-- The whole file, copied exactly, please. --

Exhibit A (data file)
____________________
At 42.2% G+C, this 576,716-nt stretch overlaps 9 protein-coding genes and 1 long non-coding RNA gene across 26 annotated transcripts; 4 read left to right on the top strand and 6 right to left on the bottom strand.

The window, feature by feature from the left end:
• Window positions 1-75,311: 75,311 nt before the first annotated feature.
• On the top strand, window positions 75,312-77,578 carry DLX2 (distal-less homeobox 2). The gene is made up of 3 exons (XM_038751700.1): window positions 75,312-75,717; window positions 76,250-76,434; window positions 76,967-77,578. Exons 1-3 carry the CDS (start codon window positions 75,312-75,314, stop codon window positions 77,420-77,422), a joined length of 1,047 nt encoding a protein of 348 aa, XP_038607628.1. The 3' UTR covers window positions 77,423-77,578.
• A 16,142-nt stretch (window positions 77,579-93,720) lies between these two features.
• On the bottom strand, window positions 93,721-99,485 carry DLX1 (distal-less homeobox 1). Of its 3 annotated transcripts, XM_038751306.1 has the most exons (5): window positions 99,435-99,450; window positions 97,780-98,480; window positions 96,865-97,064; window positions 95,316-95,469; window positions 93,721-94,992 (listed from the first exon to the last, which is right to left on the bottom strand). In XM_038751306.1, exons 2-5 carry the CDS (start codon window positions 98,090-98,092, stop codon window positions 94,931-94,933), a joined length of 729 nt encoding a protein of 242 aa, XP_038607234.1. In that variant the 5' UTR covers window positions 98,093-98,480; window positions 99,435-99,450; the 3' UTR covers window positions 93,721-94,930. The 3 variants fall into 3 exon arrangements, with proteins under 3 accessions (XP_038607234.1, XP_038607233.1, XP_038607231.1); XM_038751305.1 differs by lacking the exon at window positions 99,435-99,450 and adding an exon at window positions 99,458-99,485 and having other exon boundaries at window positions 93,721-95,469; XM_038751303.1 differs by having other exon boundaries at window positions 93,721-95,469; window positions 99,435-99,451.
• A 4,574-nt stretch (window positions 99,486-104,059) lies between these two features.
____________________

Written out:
At 42.2% G+C, this 576,716-nt stretch overlaps 9 protein-coding genes and 1 long non-coding RNA gene across 26 annotated transcripts; 4 read left to right on the top strand and 6 right to left on the bottom strand.

The window, feature by feature from the left end:
• Window positions 1-75,311: 75,311 nt before the first annotated feature.
• On the top strand, window positions 75,312-77,578 carry DLX2 (distal-less homeobox 2). The gene is made up of 3 exons (XM_038751700.1): window positions 75,312-75,717; window positions 76,250-76,434; window positions 76,967-77,578. Exons 1-3 carry the CDS (start codon window positions 75,312-75,314, stop codon window positions 77,420-77,422), a joined length of 1,047 nt encoding a protein of 348 aa, XP_038607628.1. The 3' UTR covers window positions 77,423-77,578.
• A 16,142-nt stretch (window positions 77,579-93,720) lies between these two features.
• On the bottom strand, window positions 93,721-99,485 carry DLX1 (distal-less homeobox 1). Of its 3 annotated transcripts, XM_038751306.1 has the most exons (5): window positions 99,435-99,450; window positions 97,780-98,480; window positions 96,865-97,064; window positions 95,316-95,469; window positions 93,721-94,992 (listed from the first exon to the last, which is right to left on the bottom strand). In XM_038751306.1, exons 2-5 carry the CDS (start codon window positions 98,090-98,092, stop codon window positions 94,931-94,933), a joined length of 729 nt encoding a protein of 242 aa, XP_038607234.1. In that variant the 5' UTR covers window positions 98,093-98,480; window positions 99,435-99,450; the 3' UTR covers window positions 93,721-94,930. The 3 variants fall into 3 exon arrangements, with proteins under 3 accessions (XP_038607234.1, XP_038607233.1, XP_038607231.1); XM_038751305.1 differs by lacking the exon at window positions 99,435-99,450 and adding an exon at window positions 99,458-99,485 and having other exon boundaries at window positions 93,721-95,469; XM_038751303.1 differs by having other exon boundaries at window positions 93,721-95,469; window positions 99,435-99,451.
• A 4,574-nt stretch (window positions 99,486-104,059) lies between these two features.